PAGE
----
The Desiring Modes of Being Black is an archeology of desire and blackness. Rocchi pronounces a method of un-writing identity in texts only to interrogate its absences. The welcomed transdisciplinary approach exposes a critical, nuanced re-thinking of Baldwin, Dubois, race, sexuality, psychoanalysis, and others to advance a comprehensive frame to engage with performing blackness. Rocchi’s arguments are enhanced by his thoughtful and incisive writing, which makes the text desirable.
Investigating the theoretical uses and limits of Freudian psychoanalysis, existentialism, phenomenology, deconstruction, and queer theory, Rocchi's Desiring Modes of Being Black disentangles the entrenched entanglements binding race, gender, sexuality, and nationality across vast postcolonial geographies. Framed by poignant Baldwinian self-meditations, Rocchi’s readings of James Baldwin, Melvin Dixon, the South African writer Rozena Maart, and 1990s North American AIDS memoirists, black and white, are methodologically experimental, analytically rigorous, and theoretically exiting. A rich collage of supreme intelligence, this book will conjure an attentive, engaged audience, whose premises about racial and sexual identities will be rattled and disrupted into thoughtful new directions.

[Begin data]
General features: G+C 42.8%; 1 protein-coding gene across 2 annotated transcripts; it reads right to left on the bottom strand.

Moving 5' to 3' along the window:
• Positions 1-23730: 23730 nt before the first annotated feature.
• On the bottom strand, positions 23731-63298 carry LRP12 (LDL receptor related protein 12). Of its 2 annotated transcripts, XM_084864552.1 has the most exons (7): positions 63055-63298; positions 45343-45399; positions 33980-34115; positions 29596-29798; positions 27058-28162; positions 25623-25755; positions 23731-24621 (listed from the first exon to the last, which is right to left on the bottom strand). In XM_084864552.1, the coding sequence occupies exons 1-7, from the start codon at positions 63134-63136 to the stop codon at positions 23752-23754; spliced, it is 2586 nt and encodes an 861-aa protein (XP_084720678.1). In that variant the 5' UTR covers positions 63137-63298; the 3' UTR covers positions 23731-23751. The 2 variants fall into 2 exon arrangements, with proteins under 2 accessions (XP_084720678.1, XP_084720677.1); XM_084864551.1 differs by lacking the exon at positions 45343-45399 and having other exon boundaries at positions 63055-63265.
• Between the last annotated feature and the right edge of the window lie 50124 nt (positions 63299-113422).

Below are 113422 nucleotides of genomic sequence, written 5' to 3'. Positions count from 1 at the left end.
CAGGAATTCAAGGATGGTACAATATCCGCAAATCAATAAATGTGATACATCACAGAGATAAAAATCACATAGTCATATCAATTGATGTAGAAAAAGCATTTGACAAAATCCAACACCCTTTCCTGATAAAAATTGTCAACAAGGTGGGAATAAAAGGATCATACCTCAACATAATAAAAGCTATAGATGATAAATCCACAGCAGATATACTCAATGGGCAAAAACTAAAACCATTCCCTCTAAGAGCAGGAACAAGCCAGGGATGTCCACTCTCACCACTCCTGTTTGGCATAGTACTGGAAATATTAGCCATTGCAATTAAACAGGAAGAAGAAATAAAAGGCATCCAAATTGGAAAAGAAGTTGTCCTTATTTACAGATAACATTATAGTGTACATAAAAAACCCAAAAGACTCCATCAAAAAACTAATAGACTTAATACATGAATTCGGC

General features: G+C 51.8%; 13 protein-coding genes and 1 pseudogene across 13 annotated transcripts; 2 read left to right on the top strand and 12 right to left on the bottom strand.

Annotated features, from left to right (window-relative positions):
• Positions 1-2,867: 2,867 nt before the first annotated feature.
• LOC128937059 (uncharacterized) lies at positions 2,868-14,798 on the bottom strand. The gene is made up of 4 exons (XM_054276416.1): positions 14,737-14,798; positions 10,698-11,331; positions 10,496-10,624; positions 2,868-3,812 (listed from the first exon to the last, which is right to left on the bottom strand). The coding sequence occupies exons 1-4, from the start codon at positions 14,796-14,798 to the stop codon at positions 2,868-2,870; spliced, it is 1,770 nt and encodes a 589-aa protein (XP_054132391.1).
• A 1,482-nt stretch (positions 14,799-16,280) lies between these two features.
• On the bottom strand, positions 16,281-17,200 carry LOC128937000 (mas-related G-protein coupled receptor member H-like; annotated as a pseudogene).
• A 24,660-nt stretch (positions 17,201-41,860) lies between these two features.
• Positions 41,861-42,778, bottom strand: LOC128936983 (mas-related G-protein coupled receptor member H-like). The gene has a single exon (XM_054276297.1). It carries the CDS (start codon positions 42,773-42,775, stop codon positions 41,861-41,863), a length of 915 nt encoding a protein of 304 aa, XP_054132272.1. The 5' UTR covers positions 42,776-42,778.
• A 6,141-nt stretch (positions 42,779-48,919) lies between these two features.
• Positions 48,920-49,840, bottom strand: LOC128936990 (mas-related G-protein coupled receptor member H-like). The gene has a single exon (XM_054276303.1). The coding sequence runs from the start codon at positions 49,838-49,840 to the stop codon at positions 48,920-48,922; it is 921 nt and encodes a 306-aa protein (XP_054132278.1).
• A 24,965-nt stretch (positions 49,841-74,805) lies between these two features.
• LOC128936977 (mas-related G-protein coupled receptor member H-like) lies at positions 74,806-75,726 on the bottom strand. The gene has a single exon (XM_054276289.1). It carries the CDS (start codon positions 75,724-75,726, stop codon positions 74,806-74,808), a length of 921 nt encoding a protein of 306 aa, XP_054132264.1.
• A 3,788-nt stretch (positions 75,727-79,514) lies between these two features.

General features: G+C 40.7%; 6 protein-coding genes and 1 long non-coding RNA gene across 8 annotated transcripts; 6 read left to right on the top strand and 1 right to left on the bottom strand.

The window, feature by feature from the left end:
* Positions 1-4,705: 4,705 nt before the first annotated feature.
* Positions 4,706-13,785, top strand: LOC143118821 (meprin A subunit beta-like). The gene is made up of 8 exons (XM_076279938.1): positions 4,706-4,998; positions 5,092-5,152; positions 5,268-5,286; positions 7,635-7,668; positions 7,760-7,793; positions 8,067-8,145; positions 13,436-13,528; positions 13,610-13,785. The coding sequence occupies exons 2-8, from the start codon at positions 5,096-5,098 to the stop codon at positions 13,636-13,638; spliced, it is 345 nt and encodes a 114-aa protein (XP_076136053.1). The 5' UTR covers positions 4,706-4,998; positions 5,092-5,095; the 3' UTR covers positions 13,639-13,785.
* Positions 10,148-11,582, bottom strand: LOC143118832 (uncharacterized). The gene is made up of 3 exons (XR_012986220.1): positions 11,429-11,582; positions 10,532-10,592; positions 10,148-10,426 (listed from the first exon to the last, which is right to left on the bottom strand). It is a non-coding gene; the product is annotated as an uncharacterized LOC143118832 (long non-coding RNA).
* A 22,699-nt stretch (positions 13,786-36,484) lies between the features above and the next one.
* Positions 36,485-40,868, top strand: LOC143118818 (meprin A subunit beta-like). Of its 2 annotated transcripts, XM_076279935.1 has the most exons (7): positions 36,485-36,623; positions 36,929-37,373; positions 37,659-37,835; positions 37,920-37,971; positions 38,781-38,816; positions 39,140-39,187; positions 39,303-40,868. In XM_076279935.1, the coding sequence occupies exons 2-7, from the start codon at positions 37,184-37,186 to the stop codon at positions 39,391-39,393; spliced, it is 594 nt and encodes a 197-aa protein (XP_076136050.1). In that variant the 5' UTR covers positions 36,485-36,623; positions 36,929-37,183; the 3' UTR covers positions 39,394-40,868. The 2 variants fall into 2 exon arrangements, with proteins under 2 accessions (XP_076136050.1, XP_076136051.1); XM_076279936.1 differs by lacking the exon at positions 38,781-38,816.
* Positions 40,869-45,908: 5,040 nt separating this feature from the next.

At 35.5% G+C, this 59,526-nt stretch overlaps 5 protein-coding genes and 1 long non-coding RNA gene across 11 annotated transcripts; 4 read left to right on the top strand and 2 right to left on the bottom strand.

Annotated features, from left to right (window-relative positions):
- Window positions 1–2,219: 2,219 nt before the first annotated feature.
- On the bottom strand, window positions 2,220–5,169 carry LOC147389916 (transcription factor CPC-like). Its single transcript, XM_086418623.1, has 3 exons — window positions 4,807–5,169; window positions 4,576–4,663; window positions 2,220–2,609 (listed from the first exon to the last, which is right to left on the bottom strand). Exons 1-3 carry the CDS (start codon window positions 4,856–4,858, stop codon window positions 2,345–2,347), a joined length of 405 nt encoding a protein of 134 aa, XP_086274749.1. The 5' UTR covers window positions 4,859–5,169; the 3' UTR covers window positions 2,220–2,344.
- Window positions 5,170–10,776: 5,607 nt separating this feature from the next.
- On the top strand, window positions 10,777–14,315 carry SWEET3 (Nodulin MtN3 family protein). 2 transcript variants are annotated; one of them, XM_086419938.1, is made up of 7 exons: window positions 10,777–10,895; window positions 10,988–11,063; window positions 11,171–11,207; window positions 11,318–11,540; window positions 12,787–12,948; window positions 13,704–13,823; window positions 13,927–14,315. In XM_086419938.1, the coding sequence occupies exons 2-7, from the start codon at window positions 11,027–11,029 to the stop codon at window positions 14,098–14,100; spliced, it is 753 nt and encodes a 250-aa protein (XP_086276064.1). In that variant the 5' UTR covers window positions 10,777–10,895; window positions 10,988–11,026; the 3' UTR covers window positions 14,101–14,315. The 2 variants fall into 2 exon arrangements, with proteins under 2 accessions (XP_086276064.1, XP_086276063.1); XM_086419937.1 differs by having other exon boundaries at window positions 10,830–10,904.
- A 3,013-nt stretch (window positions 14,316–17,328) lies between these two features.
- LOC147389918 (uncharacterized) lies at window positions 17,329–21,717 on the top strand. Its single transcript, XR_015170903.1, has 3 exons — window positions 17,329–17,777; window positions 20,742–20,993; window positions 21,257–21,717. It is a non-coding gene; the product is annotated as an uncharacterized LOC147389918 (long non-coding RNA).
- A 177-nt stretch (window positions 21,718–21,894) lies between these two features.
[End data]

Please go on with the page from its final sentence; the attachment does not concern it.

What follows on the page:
The Desiring Modes of Being Black is a nearly impossible thing. At its heart a mapping of a precious space of struggle and inter-locution between Europe, Africa, and America, this book offers inspired readings of key texts and contexts, suggesting that even within the more progressive precincts of African Diaspora Studies we continue to remain trapped within intellectual and discursive silos that posit an artificial distinction between the works of Sigmund Freud and James Baldwin, the AIDS literature of African American men and the ideological complexities of the South African Black Consciousness Movement. In their place, Jean-Paul Rocchi introduces the desiring black subject whose longing opens new and radically innovative pathways to bold yet subtle critique.